The hearing began Tuesday with 16-year-old Tyquail Duffy confronted with the testimony of 15-year-old Sahmir Walker, both charged in April's robbery and slaying in Crescentville of a deliveryman for a Chinese restaurant.
It ended with Duffy being ordered to stand trial on murder charges in the death of 49-year-old Rendong Zheng, Duffy's mother being held for contempt of court after she took a cellphone photo of Walker in the witness box, and Zheng's widow erupting in wails and pounding on the bulletproof glass separating the gallery from the court.
The teenagers, neighbors in the 500 block of Hillcreek Circle, were arrested in the April 23 shooting of Zheng in what police called an attempted robbery.
But when Duffy was brought into the high-security courtroom for his preliminary hearing in Philadelphia Municipal Court, Walker was already on the witness stand.
Assistant District Attorney Chesley Lightsey said Walker had signed an agreement in which he agreed to testify against Duffy.
In exchange, Lightsey told Judge David C. Shuter, her office dropped the murder charge and agreed that Walker could be tried in Juvenile Court on a robbery charge.
Walker - like Duffy bespectacled and appearing years younger than he is - testified that on April 23, he was at home with aunt Edna Myers while his mother was caring for her mother in the South.
It was about 10:50 p.m., Walker testified, and they were waiting for a delivery of food from the nearby New China Restaurant, when Duffy knocked on the door and was invited in.
When he told Duffy about the food delivery, Walker said, Duffy flashed the butt of a handgun and said, "I'm going to rob the delivery guy."
"I was terrified, of him and the gun," Walker said. "I had never seen him before with a gun."
Walker said the deliveryman called his cellphone to say he was outside with the food. Walker said Duffy got behind him, gun drawn, and forced him to walk outside.
When they arrived at Zheng's car, Walker said, Duffy "shoved me aside and said, 'Give me the money.' "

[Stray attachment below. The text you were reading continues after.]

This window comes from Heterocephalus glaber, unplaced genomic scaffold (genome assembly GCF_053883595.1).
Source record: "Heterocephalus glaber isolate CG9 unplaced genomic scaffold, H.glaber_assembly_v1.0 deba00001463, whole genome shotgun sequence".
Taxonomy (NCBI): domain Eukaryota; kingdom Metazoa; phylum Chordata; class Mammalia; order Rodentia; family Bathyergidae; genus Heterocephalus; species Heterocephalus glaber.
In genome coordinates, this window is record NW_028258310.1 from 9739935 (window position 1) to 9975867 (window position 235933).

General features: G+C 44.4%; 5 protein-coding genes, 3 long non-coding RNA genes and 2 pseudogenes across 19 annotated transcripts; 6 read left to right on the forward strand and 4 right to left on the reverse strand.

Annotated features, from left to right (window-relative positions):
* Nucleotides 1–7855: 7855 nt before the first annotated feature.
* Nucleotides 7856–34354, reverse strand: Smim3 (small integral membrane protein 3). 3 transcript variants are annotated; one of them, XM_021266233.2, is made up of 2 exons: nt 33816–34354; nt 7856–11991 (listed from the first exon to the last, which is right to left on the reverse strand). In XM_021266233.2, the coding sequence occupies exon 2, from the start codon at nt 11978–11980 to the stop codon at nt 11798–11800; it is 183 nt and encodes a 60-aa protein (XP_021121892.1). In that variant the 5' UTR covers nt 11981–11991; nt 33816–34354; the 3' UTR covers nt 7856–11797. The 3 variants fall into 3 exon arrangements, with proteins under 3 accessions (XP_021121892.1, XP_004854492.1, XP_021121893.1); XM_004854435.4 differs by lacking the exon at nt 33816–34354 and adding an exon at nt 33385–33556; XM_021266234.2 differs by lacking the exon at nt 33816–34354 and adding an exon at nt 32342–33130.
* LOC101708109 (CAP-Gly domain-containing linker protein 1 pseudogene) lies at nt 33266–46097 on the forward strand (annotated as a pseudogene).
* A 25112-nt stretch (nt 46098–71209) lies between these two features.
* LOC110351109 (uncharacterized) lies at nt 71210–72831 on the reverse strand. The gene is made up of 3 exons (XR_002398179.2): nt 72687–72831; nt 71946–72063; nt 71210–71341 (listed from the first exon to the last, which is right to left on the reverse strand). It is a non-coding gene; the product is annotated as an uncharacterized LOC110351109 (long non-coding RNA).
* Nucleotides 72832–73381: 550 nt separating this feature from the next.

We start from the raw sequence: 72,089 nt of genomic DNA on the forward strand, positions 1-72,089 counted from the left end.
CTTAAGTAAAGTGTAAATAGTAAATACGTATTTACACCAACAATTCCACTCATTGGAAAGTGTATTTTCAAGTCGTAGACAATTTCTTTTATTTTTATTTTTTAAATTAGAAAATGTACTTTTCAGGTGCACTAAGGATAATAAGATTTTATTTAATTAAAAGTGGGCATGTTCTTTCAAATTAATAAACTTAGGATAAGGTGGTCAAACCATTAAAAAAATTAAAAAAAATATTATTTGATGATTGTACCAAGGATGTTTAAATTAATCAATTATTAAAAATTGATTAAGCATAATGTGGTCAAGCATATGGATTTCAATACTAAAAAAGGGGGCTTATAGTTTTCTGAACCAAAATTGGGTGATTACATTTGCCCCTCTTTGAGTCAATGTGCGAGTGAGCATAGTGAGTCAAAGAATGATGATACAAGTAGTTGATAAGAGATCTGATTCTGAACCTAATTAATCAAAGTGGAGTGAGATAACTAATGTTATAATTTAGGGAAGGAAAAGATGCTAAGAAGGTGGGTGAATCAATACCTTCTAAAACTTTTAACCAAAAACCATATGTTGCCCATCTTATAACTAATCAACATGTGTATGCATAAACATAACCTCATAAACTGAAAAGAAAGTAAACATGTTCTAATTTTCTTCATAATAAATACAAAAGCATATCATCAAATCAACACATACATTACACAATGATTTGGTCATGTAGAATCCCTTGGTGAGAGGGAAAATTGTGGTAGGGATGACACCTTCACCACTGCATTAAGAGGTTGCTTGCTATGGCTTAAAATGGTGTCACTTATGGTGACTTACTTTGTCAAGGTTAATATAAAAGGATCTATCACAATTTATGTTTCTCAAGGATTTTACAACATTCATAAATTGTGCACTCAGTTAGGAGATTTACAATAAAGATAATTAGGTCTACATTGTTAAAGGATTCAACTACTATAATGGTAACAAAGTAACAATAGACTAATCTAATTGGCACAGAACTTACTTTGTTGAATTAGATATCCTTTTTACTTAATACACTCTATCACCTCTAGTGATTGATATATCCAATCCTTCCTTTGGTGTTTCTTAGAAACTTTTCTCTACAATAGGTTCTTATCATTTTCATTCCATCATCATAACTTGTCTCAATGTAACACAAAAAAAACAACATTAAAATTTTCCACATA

"I want no trouble. I just want to leave," Zheng said, according to Walker.
As he walked back to the house, Walker said, he heard a shot and the "thud of a body hitting the ground."
Duffy later returned to the house, aimed the gun at his head and his aunt's, Walker said, and warned he would kill them if they went to police.
Several days later, however, Myers and Walker did call police and gave statements.
Questioning Walker, defense attorney Trevan Borum said he was embellishing his account to please the prosecution. Borum noted that Walker's statement did not say he was terrified when he first saw the gun.
Throughout the hearing, Zheng's widow, Xiuhong Wang, sat in the gallery, weeping as an interpreter translated the proceedings for her.
But as Walker was led from the courtroom after testifying, Wang screamed and rushed up to Duffy, pounding on the thick glass.
Wang was guided from the courtroom. Then Duffy's mother, Tanya, was brought in for a contempt hearing.
Speaking through attorney Shaka Johnson, Duffy said she wanted to have a picture of Borum and the courtroom where her son's hearing was.
But Lightsey said that the only face visible in the photo was Walker's as he sat in the witness stand.
Lightsey noted that all courtroom visitors are warned that taking photos is prohibited.
"She wanted to go back to the neighborhood and let everybody know who the rat was and who the snitch was so everybody could begin trying to intimidate the family of Sahmir Walker," Lightsey said.
Shuter sentenced Duffy to 21/2 to five months in prison for contempt of court, telling her that witnesses had been killed after testifying, rejecting her lawyer's plea that she had cared for children and grandchildren at home.
"She should have thought about that first," Shuter said.